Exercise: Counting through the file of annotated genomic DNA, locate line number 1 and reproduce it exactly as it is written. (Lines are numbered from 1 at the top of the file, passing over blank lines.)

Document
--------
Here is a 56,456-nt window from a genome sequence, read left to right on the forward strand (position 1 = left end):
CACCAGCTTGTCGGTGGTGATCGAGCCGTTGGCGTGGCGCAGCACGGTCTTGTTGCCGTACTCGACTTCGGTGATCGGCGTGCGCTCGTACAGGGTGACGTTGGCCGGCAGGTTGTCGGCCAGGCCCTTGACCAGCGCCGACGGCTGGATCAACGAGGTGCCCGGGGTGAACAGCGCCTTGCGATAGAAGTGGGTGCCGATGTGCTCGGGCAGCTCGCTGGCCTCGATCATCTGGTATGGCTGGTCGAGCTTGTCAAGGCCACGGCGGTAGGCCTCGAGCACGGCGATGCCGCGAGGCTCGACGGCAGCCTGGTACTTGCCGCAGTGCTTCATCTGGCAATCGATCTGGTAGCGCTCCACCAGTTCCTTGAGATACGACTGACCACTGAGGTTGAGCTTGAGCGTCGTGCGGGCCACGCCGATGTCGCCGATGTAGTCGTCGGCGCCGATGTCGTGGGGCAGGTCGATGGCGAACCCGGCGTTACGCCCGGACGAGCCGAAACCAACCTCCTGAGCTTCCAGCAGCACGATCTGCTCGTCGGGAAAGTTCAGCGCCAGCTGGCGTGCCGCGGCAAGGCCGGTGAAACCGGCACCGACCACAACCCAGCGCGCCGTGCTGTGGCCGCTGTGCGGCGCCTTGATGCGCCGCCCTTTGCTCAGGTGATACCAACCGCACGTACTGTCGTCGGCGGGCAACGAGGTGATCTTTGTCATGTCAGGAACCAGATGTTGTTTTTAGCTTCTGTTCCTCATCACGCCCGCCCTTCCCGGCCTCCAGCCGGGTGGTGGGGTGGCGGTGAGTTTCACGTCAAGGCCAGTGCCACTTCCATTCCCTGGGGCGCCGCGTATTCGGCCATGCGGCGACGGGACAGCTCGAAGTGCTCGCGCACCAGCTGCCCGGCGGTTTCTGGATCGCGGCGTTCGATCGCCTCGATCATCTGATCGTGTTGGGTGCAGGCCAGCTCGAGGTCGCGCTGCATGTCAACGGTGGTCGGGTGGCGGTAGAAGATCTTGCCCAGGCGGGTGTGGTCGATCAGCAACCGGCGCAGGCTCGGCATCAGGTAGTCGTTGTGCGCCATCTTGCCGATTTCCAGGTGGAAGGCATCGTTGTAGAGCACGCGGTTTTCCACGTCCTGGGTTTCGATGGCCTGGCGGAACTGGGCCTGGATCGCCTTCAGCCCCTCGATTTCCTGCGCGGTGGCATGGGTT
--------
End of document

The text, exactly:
Here is a 56,456-nt window from a genome sequence, read left to right on the forward strand (position 1 = left end):